Big Island projects on budget proposal
A new pharmacy school building for the University of Hawaii at Hilo, a potable water well for the Natural Energy Laboratory of Hawaii Authority and several other Big Island projects are included in the supplemental budget released Monday by Gov. Neil Abercrombie.
Abercrombie’s proposed operating budget asks for $11.8 billion for 2014 and $12.3 billion for 2015, a 2.37 percent increase. It socks away $100 million to a budget reserve fund and a hurricane relief fund during the fiscal year beginning July 1, raising Hawaii’s total reserves to more than $370 million, more than 5 percent of the state’s general fund revenues next fiscal year.
The goal is to build the reserves to 10 percent of general funds, following this year’s unprecedented $844 million surplus.
At the same time, the governor wants to float more bonds to pay for capital improvement projects. The budget includes $351.7 million in fiscal year 2015, a 90.8 percent increase.
The operating budget includes $283 million in new spending, including $183 million in new spending from the general fund.
Senate Ways and Means Chairman David Ige, who’s challenging Abercrombie’s re-election bid in next year’s Democratic primary, told West Hawaii Today that the Senate and House money committees are getting an early start to the budget evaluations. The combined committees plan to meet at 1:30 p.m. Wednesday and again at 9 a.m. and 1:30 p.m. Thursday, to look at the state’s financial picture and proposed budget. The regular legislative session starts Jan. 15.
“We’re concerned with the spending,” Ige said. “We’re spending more than we’re getting in revenues. We’re concerned about that.”
UH-Hilo Director of University Relations Jerry Chang was pleased to see the College of Pharmacy building back in the governor’s budget, and added university officials will be lobbying the Legislature to try to ensure it stays there this year.
He said college accreditors will be visiting campus at the end of the legislative session and if there’s no funding for the building, the college will be put on probation.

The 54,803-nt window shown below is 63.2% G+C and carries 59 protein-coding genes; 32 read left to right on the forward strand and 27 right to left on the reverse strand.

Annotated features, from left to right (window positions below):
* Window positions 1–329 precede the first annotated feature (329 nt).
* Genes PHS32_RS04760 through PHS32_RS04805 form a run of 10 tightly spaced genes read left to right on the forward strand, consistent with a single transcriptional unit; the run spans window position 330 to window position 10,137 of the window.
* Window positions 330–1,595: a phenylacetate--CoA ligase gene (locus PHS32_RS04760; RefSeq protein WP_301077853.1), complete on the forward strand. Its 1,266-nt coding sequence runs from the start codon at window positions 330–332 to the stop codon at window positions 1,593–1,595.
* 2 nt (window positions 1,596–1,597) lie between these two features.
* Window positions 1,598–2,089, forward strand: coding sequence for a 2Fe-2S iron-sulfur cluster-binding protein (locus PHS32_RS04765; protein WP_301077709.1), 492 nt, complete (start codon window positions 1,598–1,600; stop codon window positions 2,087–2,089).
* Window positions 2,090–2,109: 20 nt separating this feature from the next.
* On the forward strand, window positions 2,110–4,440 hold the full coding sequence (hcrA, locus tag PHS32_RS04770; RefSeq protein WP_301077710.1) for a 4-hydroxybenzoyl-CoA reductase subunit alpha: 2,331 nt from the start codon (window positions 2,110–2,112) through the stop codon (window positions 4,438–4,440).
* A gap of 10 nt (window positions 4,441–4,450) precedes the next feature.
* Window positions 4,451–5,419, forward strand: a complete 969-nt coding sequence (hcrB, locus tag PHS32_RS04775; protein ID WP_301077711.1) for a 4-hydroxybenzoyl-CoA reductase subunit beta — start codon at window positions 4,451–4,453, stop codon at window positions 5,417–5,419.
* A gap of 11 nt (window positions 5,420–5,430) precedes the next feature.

Chang said the university has responded to the Legislature’s concerns, and he hopes this year the budget will include the project. The university downsized the building from a proposed 80,000 square feet to 40,000 and reduced the price from $38 million to $32 million, he said.
“We heard what the Legislature has said,” Chang said. “They wanted it downsized and not look as grand as it initially looked.”
In addition to a share in various statewide education, airports, bridges and other projects, specific Big Island projects include:
• A sum of $33,000,000 ($28,000,000 in general obligation bond fund, $5,000,000 in revenue bonds from tuition) for the College of Pharmacy, New Instructional Facility project at the University of Hawaii at Hilo.
• $3,635,000 for the Natural Energy Laboratory of Hawaii Authority potable water well.
• Increase in the expenditure ceiling by $2,000,000 in special funds and $1,500,000 in revolving funds for the University of Hawaii at Hilo.
• $3,500,000 for the Waimea Homestead Community Agricultural Park.
• $3,500,000 for Puuwaawaa Structure Improvements and Dam Compliance.
• $2.7 million for Youth Challenge Academy Upgrade and Improvements at Keaukaha Military Reservation, Hawaii.
• $300,000 to increase the service hours for libraries in Hawaii, Maui and Kauai counties.
Sen. Gilbert Kahele, a Hilo Democrat who’s on the Ways and Means Committee, said the state needs to make up for some of the belt-tightening during the lean years.
He’s particularly concerned about battling invasive species such as the little red fire ant. The governor’s budget includes $1 million in new spending to combat invasive species.
Kahele also wants to ensure there’s money for rural hospitals, early education and environmental protection.
“Everybody’s taken a hit during the past few years,” Kahele said. “We want to make sure the money is well-spent.”
Abercrombie released the budget at a news conference that, because of technical difficulties, could not be live-streamed as planned. The budget is available at budget.hawaii.gov/budget.
“The supplemental budget and plan continue responsible management of state fiscal affairs in order to build upon the $1.1 billion turnaround our state has achieved,” Abercrombie said in a statement.